Placement of the rounded loggia under the live oaks makes this porch even more private.

While we walked endlessly through the soupy heat I amused myself by taking idea photos I might be able to use in our yard. Right now we have lovely mature shrubs that were planted too close together, so they are on top of each other. In the back we've cut down a seemingly infinite number of small trees and they are piled all over the place waiting for Jerry to rent a chipper/shredder so we can mulch them. Our side yard is a hill topped with red mud that drops off in a sort of little cliff into the neighbor's driveway. We have a patio I've been transforming into a courtyard on the other side. Somehow, while we were away our son managed to water the herb tower in the center of the courtyard, while failing to notice the bone-dry potted citrus trees next to it, or the fence boxes behind it. So, my beloved lemon tree and fence boxes are half dead now. It's safe to say, the yard needs help!

An enormous vine over this driveway gate creates an oasis in a concrete jungle.

As you can see from these photos, New Orleans has a talent for using spaces usually unclaimed. Almost all the gardens I'm sharing are in side yards or back yards. I love the creative use of plants as hardscaping you see in so many different gardens. Tall trees and shrubs, even flowers, form walls, screens, pathways, and bowers. One yard features an evergreen vine used almost like black eyeliner to pick out interesting architectural details, like rounded steps. The same vine is formed into an arbor over the side yard gate. I have some privets in the back which I think are tall enough to prune into an arch over the path to the vegetable garden. Sometime tomorrow I'm going to try to get out there and see if I can do it.

Evergreen vines form a side gate arbor and highlight curved stairs.

I hope you enjoy these NOLA inspirations as much as I do! I still have hundreds more photos of exterior home d├ęcor ideas and garden art to share.

This statue tucked in a corner of Jackson Square Park transforms the
maintenance shed behind it into a focal point.
A very simple garden: just one lovely container on a pedestal between two driveways.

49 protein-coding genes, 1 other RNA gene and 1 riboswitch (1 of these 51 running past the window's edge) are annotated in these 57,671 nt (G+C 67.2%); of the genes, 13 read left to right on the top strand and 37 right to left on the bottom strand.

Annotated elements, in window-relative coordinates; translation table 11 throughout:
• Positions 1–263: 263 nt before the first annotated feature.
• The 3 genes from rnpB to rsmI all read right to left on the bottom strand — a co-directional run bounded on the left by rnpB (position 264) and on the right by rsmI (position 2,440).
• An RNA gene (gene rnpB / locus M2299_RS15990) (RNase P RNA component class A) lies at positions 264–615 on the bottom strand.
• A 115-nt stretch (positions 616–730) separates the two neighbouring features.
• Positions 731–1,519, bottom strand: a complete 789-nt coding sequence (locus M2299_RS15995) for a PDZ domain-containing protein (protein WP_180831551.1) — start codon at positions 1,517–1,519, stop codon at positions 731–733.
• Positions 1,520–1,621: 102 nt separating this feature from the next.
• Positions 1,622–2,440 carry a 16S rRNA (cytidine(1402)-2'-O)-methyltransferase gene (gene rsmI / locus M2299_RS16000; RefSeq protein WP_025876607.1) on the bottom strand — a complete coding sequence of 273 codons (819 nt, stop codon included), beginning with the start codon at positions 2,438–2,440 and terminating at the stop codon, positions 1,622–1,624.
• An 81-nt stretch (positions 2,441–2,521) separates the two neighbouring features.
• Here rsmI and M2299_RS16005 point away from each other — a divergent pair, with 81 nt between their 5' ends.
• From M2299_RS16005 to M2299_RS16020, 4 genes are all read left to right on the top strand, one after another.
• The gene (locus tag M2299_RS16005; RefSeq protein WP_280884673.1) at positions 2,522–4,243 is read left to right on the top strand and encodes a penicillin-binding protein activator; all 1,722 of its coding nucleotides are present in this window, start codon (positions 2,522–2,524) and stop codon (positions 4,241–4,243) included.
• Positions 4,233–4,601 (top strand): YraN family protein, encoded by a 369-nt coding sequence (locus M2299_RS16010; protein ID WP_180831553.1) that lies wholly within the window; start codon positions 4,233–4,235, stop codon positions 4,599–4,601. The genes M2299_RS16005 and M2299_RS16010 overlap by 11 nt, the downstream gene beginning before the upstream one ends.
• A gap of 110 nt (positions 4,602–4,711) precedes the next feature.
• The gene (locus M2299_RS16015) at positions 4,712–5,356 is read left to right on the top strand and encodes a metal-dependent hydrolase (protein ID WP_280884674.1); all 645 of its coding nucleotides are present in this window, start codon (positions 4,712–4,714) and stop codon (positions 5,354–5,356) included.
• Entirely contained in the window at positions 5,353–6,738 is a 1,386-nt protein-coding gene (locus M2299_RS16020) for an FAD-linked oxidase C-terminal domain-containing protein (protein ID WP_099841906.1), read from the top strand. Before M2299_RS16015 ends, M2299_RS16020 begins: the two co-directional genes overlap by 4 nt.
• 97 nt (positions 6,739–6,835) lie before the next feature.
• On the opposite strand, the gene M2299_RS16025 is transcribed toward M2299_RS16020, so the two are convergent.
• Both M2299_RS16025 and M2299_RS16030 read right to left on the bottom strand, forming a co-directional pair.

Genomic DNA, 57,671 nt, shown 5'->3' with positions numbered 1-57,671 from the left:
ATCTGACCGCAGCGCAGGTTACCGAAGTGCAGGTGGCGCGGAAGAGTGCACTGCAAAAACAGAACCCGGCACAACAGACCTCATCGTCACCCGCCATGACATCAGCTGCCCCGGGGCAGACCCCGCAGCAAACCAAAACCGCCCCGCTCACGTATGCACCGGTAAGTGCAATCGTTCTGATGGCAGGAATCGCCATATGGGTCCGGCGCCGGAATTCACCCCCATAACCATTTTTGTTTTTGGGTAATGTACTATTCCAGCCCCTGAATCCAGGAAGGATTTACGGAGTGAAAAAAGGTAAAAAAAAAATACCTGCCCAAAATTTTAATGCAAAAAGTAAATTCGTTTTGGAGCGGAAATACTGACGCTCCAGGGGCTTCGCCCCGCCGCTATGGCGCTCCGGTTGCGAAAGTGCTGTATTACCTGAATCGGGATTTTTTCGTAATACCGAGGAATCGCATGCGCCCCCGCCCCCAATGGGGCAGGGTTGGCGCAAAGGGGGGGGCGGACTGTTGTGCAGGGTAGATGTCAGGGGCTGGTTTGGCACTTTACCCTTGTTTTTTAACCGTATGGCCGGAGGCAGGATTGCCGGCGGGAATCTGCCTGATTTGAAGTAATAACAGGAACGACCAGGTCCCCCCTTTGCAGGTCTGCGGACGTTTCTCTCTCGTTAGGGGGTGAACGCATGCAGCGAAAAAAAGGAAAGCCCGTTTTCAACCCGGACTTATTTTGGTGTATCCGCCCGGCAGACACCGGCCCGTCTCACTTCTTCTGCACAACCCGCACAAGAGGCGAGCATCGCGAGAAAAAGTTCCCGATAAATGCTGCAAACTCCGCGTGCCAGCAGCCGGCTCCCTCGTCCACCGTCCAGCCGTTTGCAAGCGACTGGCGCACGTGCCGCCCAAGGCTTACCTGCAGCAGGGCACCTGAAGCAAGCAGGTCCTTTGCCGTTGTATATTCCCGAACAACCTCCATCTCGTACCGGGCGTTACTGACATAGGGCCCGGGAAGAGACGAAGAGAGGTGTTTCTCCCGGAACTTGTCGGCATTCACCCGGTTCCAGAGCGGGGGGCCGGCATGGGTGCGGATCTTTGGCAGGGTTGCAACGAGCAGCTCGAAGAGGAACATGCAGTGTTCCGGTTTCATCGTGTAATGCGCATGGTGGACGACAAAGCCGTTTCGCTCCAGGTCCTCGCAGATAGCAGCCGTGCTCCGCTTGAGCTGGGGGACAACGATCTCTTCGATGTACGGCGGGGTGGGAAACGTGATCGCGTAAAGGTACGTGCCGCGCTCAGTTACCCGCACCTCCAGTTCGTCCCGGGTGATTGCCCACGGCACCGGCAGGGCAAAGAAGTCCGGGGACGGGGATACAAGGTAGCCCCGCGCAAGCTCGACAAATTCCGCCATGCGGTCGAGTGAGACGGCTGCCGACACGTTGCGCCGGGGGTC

More plants as structure: living walls direct visitors to this side-entrance apartment.

Tuesday, September 24, 2013

Haunted Beauty: New Orleans

This overgrown garden reminded me of Miss Havisham's house.

Finally, I have a minute to write again. The past couple weeks have been insane. I traveled to New Orleans, tagging along on a business trip with Jerry while his mother watched the kids. He had the weekend off and then I was on my own in the city for three more days. Then we returned home for a day, just long enough to wash the laundry, and left again for a wedding in Raleigh. It was all I could do to drag myself out of bed this morning, and unfortunately, it's my week to drive the band carpool! This weekend we have to drive up to the mountains for a band competition, so I guess I probably won't be finishing much work other than laundry and the general chores.

In New Orleans, we did all the usual sight-seeing and I spent a great deal of time walking around the city looking for courtyard and garden ideas, and just enjoying being alone and exploring a new place. You might remember some of my last gardening posts concerned our slate patio, which I'm trying to landscape as a courtyard. The patio is bordered by a fence and gate in front, a deck and shrubs on one side, a fence on one side, and a border or tall shrubs and trees on the back. All this enclosure gives it the feeling of a courtyard, which I'm trying to accentuate. I hoped to find some inspiration from New Orleans' famous courtyards.

A beautifully-decayed stucco wall

My hope was not in vain. New Orleans is replete with, not only courtyards, but hidden alleys full of plants, stunning jewel-box side yards, intriguing home exterior color schemes, and signs of graceful age. You do, of course, see the not-so-graceful aging as well. Grime, crime, and decay are everywhere, but the decay is of such beauty you can forgive it and even revel in it. In this way, I was reminded forcibly of Italy and old European locales and even of some parts of China.

Colonial Spanish wall, Victorian statue, and modern barbed wire

I took so many photos I can't possibly show them all in this post, so I am concentrating here on a few of the more mysterious and romantic places I saw. Everywhere you come across these neglected and forgotten relics of once-proud gardens and homes, now overgrown and forgotten as Miss Havisham's. You also see incongruous beauty. Victorian statuary adorns industrial squalor; lush ferns sprout from the walls of modern shops. It's my favorite sort of place. I want to incorporate this sense of mystery and faded grandeur into my own false courtyard. Later I will share some of the clean and tidy gardens I saw and some other ideas for the rest of the house and yard.